The author consults a less successful writer friend with a ”story problem.” She tells him what’s happening to her under the guise of a short story she is writing and complains that she can’t figure out what her protagonist should do. The other writer considers the predicament of the protagonist and gives her an idea to fix it. She follows his advice has special locks installed on her closet and even has a phone installed inside. Then she takes her troll on a date and makes him think that he’s gonna get lucky when they get home. She tells him the condoms are in the closet, and once he’s inside she pushes the door shut and latches it. At first, he’s angry but realizes that he’s stuck but at least he has a phone. When the author goes to thank her friend for the idea, his door is answered by a female troll who says the man isn’t home. A wink and a nod. The moral of the story is that horror authors have trolls for muses? Anyway, it had nothing to do with the rest of the book but I thought it was fun.
After reading her story, Jean makes plans to hang out with Jimmy again. When she’s in her apartment she sees a picture of Shari and recognizes it as herself. She says something that startles Jimmy, it was a line from a story he wrote while sleepwalking after his sister had died. Actually, the ghost of Shari had written it, and that was the way he explained the inexplicable appearance of the story on his computer. Jean asks to read it and he hesitates but allows her. Jean doesn’t even need to read much of it; she remembers who she was and what her purpose in returning is. She tells Jimmy; he resist at first, but she knows things only his sister Shari could know. I would probably be pretty pissed if someone came back claiming to be my dead sibling, so I guess it’s good that Jimmy doesn’t buy it right away. I don’t know. This book lost me in chapter 3 so I’m pretty indifferent to the little shit at this point.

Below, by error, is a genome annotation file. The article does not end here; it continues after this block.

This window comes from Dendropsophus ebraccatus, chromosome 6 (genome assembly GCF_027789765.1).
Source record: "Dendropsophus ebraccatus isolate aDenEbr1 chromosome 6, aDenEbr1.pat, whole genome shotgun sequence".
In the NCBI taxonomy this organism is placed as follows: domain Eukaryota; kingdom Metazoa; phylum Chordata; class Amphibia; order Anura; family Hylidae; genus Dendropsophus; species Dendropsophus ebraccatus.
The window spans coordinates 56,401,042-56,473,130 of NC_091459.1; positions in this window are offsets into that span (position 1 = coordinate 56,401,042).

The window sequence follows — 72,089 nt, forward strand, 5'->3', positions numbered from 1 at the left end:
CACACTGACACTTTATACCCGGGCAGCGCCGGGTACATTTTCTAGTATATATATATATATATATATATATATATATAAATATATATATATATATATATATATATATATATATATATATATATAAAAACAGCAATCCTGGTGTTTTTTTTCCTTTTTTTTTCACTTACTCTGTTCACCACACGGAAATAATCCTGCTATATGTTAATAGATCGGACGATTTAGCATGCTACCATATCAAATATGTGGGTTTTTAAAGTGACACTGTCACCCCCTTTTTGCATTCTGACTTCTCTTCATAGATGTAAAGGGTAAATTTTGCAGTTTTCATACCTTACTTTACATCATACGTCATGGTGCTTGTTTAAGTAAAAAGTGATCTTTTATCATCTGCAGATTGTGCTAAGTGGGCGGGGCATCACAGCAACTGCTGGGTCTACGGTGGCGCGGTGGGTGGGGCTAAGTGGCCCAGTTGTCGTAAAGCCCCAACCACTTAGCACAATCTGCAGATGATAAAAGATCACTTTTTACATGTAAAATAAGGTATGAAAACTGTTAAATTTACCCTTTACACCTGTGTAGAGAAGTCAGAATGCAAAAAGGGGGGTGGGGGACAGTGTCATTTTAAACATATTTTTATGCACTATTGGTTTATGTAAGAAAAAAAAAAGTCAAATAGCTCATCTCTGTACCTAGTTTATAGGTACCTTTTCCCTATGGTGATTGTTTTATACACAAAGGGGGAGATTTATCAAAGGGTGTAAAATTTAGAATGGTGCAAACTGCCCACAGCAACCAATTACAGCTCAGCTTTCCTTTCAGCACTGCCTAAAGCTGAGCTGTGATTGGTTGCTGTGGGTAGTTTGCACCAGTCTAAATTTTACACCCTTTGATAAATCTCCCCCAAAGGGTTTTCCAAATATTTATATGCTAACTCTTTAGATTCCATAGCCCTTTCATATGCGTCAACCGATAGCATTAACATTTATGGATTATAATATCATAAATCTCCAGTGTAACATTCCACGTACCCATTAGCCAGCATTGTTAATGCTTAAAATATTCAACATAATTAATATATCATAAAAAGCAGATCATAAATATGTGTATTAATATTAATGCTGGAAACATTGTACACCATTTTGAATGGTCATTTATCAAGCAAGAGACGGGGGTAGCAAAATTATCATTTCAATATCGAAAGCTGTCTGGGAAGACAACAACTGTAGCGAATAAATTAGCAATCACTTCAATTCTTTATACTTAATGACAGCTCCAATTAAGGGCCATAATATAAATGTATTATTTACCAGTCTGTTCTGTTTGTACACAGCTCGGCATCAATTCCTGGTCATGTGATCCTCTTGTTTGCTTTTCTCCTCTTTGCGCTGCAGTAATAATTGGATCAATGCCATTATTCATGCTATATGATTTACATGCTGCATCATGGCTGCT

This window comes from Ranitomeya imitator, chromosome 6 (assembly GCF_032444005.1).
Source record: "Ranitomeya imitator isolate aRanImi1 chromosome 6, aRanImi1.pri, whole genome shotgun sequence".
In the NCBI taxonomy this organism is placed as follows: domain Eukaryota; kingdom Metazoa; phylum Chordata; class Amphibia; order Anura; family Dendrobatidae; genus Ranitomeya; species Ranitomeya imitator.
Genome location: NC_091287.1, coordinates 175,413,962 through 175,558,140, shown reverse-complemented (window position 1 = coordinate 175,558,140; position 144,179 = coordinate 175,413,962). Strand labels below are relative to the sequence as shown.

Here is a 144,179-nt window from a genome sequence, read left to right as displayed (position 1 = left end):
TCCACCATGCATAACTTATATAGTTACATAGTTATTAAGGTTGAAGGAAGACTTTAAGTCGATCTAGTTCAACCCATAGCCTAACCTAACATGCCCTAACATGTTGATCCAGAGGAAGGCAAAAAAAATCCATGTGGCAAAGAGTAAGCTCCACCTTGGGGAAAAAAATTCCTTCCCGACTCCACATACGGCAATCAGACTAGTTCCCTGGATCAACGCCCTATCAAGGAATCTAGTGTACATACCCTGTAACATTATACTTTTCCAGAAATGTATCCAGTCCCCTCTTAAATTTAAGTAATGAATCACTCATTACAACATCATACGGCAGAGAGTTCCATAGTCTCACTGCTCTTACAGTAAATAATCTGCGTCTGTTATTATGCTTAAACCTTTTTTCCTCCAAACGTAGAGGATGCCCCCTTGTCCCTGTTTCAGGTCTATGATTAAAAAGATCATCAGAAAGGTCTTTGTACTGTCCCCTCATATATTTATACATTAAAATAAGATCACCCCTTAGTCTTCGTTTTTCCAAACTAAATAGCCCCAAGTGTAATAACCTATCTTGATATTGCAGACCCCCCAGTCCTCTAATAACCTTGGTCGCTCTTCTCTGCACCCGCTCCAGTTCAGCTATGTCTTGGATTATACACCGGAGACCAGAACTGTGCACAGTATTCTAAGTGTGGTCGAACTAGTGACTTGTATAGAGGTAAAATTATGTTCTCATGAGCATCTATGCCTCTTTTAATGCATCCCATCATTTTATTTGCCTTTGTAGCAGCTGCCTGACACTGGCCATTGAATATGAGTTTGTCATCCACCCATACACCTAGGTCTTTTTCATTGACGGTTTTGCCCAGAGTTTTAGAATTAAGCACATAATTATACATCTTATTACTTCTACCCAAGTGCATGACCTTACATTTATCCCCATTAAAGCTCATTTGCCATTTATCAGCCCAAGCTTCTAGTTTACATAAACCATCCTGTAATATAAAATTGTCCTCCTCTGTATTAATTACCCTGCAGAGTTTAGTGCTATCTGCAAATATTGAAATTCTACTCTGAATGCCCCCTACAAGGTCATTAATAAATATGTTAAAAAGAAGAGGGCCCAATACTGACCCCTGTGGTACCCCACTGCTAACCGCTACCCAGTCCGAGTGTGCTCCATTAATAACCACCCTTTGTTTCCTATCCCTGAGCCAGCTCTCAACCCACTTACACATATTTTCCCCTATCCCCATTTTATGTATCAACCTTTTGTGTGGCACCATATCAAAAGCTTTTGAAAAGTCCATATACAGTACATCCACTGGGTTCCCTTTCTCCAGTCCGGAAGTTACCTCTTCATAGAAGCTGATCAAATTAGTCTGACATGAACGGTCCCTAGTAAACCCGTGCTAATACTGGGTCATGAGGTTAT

Now we have to interrupt this shitty plot to remind you about the concurrent heaven storyline. Shari decides that she is going to go back and take Jean’s body, but Peter insists on coming with her. The Rishi fears he is not read. You see, Peter killed himself in the first book. He still has a lot more to figure out to reach Shari’s level of (eye roll) enlightenment. He finds out that he’s going to return, but he will be disabled. That’s not the word they used, but “crippled” is a very dated term and I’m not going to perpetuate it here. Peter accepts the challenge. Now, if you haven’t guessed like I did a few chapters before this revelation, Peter’s the white soul savior of Lenny. Only Lenny hasn’t remembered yet. So… that’s the big twist.
Back in LA, Jean gets word that Lenny and Darlene are back to plotting a revenge strike against Juan. She goes to Darlene’s to try and stop it. Lenny surprises her by agreeing to follow her back to Jimmy’s apartment. They take the elevator up to the third floor and Lenny produces his gun. He explains that he had caught Jean making out with Sporty and that’s why he had Sporty killed. Jean has no recollection of making out with Sporty. She tries to reason with Lenny, but he won’t hear her. He tells her that only she was supposed to die on the balcony, only he messed up and they both fell. He blames her for his ending up in a wheelchair. He backs her out onto Jimmy’s balcony, he shoots her in the leg because he wants to make her jump. She falls over the edge but lands in the pool.